With Russia, as in any other case, we need to understand that no Parliament is made up of people who all believe the same, who think the same, and who have the same policies and the same powers. It is not like that. In any Parliament, and certainly in the Russian Duma and the Russian Federation, there are people whose view of Russia's future is of a country that is integrated into Europe-not a member of the European Union but a European country. We are a European country and some believe that Russia is part of our continent, but others want Russia to stand alone again. That is perfectly honourable, but I believe as parliamentarians that we could usefully help those who wish to see a united continent, with Russia being integrated with the rest of us into a peaceful future. The track record of conflict in Europe-be it Russia's or anyone else's-has not gone away. We need to integrate Russia into Europe to stand the maximum chance of ensuring less conflict or no conflict in the future of our continent.
I congratulate the hon. Member for Hammersmith and Fulham (Mr. Hands) on securing this debate on an important subject, and I am glad that it is taking place so soon after the recess. I also congratulate the Minister for Europe, my hon. Friend the Member for Rhondda (Chris Bryant), my next-door neighbour, on his recent appointment.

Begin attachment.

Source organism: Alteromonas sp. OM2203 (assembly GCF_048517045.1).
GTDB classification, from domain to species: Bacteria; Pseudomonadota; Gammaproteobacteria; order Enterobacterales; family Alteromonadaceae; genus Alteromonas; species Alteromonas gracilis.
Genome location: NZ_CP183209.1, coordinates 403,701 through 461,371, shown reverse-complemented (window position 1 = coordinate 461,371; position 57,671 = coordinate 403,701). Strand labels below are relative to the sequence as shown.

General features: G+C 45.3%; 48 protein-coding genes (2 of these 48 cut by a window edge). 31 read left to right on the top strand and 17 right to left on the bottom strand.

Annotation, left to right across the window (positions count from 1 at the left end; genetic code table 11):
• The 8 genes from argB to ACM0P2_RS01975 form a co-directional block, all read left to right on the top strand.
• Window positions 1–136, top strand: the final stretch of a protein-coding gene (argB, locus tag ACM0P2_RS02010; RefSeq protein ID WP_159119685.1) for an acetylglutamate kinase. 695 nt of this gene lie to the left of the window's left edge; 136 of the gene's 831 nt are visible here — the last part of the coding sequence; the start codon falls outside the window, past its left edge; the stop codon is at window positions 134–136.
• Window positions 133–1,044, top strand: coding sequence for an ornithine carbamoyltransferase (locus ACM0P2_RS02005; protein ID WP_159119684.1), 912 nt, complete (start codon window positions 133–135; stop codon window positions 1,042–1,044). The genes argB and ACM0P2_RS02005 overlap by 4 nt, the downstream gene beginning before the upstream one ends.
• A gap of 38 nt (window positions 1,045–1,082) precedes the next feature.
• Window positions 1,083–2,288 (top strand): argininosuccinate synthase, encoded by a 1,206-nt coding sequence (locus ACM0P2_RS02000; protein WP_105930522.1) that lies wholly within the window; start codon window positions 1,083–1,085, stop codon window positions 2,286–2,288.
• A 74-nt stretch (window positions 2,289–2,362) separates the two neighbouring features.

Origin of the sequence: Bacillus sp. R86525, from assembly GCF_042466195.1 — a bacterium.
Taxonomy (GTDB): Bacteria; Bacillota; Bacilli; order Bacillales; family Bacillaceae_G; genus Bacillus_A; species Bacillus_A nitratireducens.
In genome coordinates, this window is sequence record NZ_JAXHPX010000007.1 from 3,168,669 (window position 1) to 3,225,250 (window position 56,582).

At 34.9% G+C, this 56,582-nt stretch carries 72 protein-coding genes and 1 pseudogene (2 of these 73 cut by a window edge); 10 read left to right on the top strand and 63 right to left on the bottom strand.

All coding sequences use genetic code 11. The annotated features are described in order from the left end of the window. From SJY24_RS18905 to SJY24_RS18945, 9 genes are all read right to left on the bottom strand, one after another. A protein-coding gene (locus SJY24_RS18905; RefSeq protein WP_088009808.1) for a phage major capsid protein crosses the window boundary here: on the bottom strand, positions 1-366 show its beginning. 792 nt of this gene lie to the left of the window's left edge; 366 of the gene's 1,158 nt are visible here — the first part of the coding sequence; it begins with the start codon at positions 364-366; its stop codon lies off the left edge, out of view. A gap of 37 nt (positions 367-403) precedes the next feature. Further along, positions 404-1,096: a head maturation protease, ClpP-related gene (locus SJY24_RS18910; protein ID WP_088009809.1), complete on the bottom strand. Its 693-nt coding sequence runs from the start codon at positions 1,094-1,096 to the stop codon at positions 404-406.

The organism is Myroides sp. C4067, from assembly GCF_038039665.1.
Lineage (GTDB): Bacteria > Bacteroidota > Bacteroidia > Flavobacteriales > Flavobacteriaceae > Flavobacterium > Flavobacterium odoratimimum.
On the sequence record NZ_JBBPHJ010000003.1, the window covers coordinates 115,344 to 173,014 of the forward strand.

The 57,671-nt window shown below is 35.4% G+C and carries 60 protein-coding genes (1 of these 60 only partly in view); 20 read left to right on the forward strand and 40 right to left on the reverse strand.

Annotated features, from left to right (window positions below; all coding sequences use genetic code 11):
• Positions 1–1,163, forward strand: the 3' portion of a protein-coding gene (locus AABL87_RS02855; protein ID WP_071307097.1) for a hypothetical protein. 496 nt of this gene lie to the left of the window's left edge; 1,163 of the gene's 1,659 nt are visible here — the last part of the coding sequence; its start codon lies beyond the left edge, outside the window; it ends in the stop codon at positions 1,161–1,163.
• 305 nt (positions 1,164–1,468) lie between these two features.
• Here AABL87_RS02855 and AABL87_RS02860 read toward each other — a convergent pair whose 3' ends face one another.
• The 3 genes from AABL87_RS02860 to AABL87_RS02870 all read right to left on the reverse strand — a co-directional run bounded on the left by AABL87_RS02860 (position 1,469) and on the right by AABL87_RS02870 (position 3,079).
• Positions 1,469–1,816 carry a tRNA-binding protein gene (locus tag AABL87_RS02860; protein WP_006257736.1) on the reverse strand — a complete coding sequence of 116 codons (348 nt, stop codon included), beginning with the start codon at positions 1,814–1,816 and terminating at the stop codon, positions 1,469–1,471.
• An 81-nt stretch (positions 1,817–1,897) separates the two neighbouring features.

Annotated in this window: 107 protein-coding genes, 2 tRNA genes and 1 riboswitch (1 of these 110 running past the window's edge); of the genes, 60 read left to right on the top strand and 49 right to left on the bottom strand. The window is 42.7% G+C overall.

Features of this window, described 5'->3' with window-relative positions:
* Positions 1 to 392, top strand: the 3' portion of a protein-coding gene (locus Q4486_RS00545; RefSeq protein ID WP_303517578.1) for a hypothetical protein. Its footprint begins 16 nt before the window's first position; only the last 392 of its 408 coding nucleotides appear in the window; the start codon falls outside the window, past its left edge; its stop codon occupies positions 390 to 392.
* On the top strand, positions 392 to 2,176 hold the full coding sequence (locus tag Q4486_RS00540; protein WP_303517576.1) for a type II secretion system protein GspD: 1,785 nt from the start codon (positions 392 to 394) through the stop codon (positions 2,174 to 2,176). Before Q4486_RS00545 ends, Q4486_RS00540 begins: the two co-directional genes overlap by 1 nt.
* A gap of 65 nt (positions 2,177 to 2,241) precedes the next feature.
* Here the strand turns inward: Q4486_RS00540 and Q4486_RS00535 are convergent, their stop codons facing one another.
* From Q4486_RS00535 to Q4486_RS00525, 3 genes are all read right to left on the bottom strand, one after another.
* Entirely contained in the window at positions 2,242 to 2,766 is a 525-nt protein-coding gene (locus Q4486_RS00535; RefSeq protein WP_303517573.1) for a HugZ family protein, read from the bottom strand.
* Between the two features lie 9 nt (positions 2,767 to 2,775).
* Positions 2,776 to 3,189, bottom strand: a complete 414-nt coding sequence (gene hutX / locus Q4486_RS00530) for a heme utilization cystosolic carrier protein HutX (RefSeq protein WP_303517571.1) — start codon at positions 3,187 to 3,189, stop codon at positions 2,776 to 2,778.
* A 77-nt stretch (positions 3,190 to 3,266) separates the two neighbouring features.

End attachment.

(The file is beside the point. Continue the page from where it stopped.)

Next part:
Many of us have been engaging with Russia for a long time; some, like the hon. Member for Spelthorne (Mr. Wilshire), through membership of the Council of Europe, and others through the Inter-Parliamentary Union. Indeed, next week in Geneva some of us will be taking part in bilateral meetings with the Russian IPU delegation. Those links are important, and should not be underestimated.
I start with Dmitry Medvedev, the Russian President. Had I realised that the hon. Member for Hammersmith and Fulham had Russian ancestry, I would not have spent time in the Library this morning trying to find the correct Russian pronunciations-next time I shall know who to ask. When the President, a lawyer who once spoke out against Russia's "legal nihilism", took office in 2008, I hoped that human rights and freedom of expression would be strengthened. However, although he has made statements in support of civil society and human rights non-governmental organisations and met their representatives, it would appear that the situation remains largely unchanged.